My advice is to start with solid basics and not look for the über-exotic. Then, the objective in the first year or two of the existence of the team is to lay a foundation and justify the existence of the team through quick gains and harvesting the low-hanging fruit.

Taking the above example of 8 individuals, and considering that the company might not be able to compete with the Googles and Facebooks of this world in prestige, remuneration and perks, a good initial composition can look as following:

Technical Project Manager: The person has 3 to 5 years experience managing similar teams dealing with quantitative subjects. Preferably, this person has a solid technical background and although she is not expected to code, she is capable of doing it. This person not only has the skills expected in a project manager, but has also an understanding of the algorithms and techniques used by the team and great if she can also do code reviews.

Data Scientist: Someone with a solid quantitative background. Ideally, she holds a Ph.D in the fields of Physics, Mathematics, Computer Science, Biology, or associated disciplines. This person should be judged by the quality of her research, where she has published, and what she has contributed.

It is entirely possible to be an expert in machine learning and be really bad in software development. Hence, it is very important to not assume anything and double-check her coding skills. Unless you want to develop a more academic R&D team, somebody who cannot code will not be very helpful, especially in the early days of the team. Additionally, it is important to verify how hands-on the individual is, as candidates from academia sometimes have wrong expectations of what industry needs from them.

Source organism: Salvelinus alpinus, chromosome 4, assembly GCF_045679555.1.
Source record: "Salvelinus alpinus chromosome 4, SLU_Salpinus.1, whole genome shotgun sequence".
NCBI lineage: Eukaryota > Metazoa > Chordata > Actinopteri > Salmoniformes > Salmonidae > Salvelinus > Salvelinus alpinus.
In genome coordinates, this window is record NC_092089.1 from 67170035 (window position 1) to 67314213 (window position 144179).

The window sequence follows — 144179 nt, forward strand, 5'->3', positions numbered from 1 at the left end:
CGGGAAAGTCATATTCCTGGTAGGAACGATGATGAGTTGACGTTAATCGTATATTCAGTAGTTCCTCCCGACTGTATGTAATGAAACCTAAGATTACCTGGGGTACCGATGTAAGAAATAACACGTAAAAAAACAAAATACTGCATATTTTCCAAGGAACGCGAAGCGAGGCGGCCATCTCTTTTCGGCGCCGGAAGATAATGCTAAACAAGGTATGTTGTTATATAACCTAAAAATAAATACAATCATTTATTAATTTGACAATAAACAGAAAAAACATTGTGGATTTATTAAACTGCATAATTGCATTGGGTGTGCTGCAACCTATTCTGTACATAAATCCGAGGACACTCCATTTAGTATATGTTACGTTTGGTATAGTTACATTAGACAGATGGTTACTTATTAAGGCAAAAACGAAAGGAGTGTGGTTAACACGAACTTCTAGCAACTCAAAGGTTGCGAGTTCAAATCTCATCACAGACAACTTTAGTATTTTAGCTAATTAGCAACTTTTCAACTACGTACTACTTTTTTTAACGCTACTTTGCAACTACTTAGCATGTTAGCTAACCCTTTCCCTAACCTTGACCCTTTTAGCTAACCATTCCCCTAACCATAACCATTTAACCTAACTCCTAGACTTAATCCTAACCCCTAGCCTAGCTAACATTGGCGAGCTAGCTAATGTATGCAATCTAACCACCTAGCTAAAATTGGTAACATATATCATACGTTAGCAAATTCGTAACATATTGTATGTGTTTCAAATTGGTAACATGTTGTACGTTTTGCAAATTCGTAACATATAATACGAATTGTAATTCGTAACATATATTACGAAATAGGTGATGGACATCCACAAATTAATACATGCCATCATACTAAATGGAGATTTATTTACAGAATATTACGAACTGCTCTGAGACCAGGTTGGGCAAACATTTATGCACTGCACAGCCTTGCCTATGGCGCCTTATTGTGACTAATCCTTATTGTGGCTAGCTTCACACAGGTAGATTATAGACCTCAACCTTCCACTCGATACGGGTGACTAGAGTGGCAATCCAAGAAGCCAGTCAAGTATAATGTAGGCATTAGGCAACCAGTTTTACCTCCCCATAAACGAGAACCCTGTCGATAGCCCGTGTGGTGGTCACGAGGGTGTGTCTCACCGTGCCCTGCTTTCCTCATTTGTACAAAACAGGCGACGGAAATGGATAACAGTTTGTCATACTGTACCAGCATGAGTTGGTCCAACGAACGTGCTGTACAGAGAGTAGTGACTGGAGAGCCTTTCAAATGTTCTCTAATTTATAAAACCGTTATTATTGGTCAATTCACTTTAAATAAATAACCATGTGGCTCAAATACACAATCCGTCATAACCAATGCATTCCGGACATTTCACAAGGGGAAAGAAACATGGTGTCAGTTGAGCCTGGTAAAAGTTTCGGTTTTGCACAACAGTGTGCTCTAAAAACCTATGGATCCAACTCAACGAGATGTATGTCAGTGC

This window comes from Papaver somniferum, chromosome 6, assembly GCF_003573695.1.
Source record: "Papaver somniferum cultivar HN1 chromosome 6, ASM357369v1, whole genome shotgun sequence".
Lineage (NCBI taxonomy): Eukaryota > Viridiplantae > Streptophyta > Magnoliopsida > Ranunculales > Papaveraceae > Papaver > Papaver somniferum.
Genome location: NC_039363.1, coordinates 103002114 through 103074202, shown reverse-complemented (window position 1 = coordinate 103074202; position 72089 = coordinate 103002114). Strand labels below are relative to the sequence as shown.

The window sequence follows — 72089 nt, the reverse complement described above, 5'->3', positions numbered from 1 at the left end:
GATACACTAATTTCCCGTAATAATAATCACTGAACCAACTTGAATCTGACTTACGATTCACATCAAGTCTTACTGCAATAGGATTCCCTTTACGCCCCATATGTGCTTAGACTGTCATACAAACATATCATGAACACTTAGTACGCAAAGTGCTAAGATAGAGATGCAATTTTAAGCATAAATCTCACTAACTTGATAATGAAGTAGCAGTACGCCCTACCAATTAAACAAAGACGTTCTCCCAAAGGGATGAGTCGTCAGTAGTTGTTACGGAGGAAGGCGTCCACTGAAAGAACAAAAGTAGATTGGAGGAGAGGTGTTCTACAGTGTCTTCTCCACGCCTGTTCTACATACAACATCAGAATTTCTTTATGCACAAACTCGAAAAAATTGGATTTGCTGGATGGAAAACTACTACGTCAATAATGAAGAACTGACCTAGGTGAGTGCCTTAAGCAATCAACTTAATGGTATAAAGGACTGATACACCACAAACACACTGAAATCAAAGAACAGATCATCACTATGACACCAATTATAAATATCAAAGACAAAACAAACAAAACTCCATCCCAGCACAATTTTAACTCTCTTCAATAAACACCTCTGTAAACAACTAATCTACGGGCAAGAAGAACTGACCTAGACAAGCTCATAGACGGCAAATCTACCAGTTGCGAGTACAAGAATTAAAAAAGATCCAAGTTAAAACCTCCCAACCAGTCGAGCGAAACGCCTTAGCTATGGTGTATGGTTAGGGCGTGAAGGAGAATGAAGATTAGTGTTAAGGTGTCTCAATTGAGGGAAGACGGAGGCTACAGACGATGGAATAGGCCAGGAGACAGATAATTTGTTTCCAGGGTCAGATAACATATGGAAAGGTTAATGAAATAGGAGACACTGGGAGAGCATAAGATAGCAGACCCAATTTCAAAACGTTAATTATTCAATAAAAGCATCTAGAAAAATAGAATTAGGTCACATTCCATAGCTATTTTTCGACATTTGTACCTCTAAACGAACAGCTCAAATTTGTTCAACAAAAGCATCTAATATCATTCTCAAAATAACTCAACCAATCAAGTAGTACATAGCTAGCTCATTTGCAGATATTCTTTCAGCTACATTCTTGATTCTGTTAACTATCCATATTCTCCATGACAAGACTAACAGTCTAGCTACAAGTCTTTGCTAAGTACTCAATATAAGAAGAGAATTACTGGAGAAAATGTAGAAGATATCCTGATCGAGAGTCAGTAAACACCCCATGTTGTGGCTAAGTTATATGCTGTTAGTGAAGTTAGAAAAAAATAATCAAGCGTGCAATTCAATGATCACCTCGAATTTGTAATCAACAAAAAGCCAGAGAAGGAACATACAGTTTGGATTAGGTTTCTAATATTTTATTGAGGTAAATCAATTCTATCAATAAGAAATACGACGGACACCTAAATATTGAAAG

Data Engineer: This person does not need to be very academic. She can be a solid software developer with an interest in quantitative topics. This person must have a very solid understanding of algorithms, data structures and software engineering in general. Double-check the algorithms part (especially computational complexity), as many engineers have a poor understanding of the subject, yet it is essential for every robust data team. Overall, her code must be excellent. Try to look for individuals who actively contribute to open source projects. Ideally, this person uses the same technology stack as your data scientists (e.g. Python, Scala, etc).

Seniority for each of these positions depends on the company and budget. However, I do not recommend hiring very senior individuals in the beginning. Often, they have very specific expectations, but in the early days of the team, the scope and nature can change dramatically.

In addition, data teams have to create their own platforms in the beginning, as the data they need might not be there or might not be in the formats that they want it. This means doing non-glamorous tasks and getting dirty.

Therefore, it is preferable to have ambitious and adaptable individuals, even if they might not be very experienced.

Rodrigo Rivera is a Mexican German data entrepreneur and founder of Emplido, an analytics recruiting company acquired by Experteer Inc. In Asia and Europe, he has built and led data science teams for Rocket Internet in the areas of product management, advertisement technology, CRM, data insights and sales.